Candidates, in national and state races, covet, fear or scorn grades given by the National Rifle Association for their positions on firearms.
Marks for 2016 presidential contenders will be issued once the political parties have chosen their nominees, the NRA said. But some candidates previously have been graded.
Among Republicans, Jeb Bush earned an A+ rating as Florida’s governor by authorizing the nation’s first "stand your ground" law in 2005. Ted Cruz got the top rating as a U.S. senator from Texas. Chris Christie collected a C as governor of New Jersey, a heavily Democratic state with some of the nation’s most restrictive gun laws. Christie said he’s seeking "the right balance" between public safety and gun rights and, in his concurrent quest for the White House, in November vetoed a measure to toughen a ban on firearms possession by convicted domestic violence offenders.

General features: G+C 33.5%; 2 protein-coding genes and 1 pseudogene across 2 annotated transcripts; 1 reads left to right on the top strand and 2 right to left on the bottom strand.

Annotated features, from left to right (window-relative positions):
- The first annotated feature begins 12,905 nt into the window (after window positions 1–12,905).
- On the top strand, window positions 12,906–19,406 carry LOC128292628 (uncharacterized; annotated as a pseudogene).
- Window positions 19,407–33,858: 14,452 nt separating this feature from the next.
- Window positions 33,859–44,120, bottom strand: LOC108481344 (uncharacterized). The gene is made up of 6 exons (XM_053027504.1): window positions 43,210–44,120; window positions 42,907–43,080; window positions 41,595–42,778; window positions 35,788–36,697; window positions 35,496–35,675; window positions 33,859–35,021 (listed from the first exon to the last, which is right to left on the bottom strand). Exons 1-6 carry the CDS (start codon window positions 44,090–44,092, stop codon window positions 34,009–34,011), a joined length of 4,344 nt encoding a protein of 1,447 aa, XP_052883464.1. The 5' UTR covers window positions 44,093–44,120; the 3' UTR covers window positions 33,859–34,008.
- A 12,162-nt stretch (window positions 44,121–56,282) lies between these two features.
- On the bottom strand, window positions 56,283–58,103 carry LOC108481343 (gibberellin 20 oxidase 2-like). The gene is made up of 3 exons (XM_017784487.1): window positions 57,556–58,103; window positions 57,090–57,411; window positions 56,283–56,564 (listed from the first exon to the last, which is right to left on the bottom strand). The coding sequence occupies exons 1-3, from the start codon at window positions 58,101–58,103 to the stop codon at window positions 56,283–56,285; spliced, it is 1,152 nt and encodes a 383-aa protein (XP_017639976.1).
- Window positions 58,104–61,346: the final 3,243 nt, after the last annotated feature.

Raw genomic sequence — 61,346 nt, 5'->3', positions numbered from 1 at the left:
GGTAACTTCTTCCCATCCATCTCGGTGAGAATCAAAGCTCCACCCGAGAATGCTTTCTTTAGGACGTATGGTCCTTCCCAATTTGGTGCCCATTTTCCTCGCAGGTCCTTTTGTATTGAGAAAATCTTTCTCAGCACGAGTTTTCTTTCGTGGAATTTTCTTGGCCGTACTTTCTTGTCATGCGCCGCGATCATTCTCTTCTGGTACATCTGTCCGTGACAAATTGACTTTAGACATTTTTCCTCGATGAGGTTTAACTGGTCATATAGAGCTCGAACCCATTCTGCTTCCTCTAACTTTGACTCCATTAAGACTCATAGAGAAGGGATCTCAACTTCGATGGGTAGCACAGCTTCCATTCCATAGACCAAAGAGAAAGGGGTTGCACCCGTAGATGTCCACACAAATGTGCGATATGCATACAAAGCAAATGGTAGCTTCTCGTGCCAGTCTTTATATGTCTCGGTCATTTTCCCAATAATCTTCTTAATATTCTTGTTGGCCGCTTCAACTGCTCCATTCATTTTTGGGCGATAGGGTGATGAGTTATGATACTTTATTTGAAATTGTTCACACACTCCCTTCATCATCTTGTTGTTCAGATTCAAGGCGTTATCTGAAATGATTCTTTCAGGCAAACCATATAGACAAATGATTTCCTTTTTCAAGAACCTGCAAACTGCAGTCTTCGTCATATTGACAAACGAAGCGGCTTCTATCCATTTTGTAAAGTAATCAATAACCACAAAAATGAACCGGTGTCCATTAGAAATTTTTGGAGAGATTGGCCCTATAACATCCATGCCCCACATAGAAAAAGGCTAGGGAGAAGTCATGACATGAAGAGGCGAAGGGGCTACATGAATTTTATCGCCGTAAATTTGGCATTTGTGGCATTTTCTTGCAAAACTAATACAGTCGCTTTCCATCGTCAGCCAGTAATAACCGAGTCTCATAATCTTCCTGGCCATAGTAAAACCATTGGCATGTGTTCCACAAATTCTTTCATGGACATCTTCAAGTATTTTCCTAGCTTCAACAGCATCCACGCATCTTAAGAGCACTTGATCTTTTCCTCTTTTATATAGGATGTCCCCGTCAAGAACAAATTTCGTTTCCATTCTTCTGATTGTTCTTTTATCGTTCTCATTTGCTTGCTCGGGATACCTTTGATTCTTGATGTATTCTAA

Among top Democrats, Hillary Clinton earned the NRA's F rating as a U.S. senator from New York for, among other things, voting to reverse gun manufacturers’ immunity from lawsuits. (She was endorsed by two prominent gun control groups in January; husband Bill Clinton, as president, signed an assault weapons ban in 1994 that expired a decade later.) Senator Bernie Sanders of Vermont boasted of a D-minus rating from the NRA for supporting background checks and opposing the gun show loophole.
Sanders, who represents a largely rural state, has drawn some liberals' criticism for his votes on guns. He has said his position is more nuanced.